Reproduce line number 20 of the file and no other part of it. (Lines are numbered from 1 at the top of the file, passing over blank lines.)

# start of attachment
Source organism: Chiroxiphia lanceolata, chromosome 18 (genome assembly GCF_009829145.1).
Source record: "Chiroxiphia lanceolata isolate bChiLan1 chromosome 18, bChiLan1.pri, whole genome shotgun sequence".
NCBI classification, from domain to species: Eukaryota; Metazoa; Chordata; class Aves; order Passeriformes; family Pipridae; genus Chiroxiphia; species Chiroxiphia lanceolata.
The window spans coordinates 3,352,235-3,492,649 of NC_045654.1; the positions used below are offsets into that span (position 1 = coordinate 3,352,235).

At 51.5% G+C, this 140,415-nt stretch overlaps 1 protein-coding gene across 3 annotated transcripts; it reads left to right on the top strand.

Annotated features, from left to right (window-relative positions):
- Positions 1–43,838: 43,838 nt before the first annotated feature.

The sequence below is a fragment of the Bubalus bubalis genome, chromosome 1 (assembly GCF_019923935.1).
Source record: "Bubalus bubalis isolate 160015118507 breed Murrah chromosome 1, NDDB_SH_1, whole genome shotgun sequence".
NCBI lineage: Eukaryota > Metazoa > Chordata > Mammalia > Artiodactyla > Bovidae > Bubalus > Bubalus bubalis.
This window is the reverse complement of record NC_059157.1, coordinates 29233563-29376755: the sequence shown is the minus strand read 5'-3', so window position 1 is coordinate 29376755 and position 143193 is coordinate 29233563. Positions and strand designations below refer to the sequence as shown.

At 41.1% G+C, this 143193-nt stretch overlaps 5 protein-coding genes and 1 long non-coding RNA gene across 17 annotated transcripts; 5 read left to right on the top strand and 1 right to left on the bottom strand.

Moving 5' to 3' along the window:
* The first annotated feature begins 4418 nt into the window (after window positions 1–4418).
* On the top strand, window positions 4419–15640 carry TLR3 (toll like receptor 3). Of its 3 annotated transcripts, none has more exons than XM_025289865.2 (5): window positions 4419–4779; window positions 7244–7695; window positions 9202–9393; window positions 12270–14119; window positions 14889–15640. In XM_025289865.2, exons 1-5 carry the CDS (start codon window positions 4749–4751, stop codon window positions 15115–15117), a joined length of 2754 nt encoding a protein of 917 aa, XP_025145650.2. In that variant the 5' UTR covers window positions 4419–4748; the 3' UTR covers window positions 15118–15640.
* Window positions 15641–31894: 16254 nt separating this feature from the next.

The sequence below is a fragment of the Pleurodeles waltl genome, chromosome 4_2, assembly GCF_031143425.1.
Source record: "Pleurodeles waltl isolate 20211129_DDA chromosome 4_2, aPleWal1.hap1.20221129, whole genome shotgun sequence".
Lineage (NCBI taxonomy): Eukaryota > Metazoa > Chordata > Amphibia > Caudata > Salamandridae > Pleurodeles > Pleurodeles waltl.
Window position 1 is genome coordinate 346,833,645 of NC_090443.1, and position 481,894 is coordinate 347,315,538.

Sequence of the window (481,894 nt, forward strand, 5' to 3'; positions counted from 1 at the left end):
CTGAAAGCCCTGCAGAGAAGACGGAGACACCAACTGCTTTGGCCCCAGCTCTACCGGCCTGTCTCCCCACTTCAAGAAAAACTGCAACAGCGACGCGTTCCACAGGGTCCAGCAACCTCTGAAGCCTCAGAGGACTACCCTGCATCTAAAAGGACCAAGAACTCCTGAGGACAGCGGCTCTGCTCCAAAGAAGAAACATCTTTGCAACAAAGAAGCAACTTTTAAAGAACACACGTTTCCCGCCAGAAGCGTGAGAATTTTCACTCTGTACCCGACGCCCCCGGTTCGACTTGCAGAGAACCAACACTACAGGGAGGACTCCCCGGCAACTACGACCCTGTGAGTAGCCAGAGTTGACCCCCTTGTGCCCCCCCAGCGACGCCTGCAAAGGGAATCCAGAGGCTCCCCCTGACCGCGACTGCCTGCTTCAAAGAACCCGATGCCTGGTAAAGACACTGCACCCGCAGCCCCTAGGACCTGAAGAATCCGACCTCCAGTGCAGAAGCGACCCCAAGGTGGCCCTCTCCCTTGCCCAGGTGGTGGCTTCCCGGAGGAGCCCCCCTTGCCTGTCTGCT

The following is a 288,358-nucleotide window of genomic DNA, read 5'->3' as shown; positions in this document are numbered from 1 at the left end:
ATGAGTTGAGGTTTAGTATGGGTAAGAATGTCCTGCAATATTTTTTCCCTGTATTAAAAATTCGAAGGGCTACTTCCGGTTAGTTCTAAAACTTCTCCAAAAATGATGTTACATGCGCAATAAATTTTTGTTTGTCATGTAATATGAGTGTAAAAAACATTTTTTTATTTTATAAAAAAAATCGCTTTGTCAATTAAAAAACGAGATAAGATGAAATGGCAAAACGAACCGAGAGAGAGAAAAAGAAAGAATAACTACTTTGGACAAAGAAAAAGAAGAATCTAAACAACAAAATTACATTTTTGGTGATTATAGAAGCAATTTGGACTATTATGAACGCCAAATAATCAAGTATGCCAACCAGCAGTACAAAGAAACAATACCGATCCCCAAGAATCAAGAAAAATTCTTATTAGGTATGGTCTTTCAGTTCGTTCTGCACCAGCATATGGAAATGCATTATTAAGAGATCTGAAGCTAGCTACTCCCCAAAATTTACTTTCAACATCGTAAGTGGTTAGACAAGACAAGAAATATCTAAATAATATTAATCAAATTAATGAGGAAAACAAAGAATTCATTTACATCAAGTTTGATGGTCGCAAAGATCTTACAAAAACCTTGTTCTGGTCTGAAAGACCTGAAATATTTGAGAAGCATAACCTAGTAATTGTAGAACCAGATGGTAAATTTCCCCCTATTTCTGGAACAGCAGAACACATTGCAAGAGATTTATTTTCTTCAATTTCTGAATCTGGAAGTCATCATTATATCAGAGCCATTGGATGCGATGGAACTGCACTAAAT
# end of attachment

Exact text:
Window position 1 is genome coordinate 346,833,645 of NC_090443.1, and position 481,894 is coordinate 347,315,538.